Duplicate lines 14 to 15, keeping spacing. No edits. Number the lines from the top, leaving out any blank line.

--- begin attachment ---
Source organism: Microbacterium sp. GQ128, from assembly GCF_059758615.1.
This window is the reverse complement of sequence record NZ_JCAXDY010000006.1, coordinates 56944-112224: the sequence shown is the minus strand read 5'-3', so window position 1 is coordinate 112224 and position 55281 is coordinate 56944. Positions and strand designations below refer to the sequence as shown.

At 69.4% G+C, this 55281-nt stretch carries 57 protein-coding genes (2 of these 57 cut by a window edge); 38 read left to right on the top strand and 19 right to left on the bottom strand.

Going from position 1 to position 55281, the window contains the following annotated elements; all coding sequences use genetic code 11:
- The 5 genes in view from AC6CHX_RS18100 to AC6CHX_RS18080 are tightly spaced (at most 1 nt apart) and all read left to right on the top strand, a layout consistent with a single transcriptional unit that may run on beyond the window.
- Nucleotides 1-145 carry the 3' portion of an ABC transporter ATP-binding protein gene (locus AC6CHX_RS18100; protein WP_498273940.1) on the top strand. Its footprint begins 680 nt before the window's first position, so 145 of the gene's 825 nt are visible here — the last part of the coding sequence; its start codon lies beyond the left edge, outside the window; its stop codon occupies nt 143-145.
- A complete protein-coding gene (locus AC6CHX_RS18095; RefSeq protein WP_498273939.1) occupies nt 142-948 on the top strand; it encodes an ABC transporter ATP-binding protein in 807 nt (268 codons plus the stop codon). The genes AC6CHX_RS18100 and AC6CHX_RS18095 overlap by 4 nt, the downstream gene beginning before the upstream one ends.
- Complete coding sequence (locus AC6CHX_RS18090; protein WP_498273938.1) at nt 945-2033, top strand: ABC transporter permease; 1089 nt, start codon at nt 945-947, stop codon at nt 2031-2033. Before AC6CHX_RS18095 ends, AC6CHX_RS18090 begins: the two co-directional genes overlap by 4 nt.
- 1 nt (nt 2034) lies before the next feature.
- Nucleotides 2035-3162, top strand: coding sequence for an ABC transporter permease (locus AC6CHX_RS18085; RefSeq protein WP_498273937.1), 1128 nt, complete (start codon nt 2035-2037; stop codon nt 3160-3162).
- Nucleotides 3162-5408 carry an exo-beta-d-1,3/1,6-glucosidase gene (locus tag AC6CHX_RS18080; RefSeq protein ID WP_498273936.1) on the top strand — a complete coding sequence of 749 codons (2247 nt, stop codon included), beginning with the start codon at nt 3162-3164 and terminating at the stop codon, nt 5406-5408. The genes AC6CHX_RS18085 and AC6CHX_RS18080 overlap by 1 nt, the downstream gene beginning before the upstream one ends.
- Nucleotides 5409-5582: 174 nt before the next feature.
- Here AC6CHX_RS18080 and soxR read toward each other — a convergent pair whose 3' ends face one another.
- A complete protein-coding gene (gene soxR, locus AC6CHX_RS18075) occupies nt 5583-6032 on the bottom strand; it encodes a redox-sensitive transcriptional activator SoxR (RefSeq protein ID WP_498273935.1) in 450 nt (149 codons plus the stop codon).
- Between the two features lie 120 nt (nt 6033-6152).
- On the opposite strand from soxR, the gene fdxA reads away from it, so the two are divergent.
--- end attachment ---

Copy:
- A complete protein-coding gene (gene soxR, locus AC6CHX_RS18075) occupies nt 5583-6032 on the bottom strand; it encodes a redox-sensitive transcriptional activator SoxR (RefSeq protein ID WP_498273935.1) in 450 nt (149 codons plus the stop codon).
- Between the two features lie 120 nt (nt 6033-6152).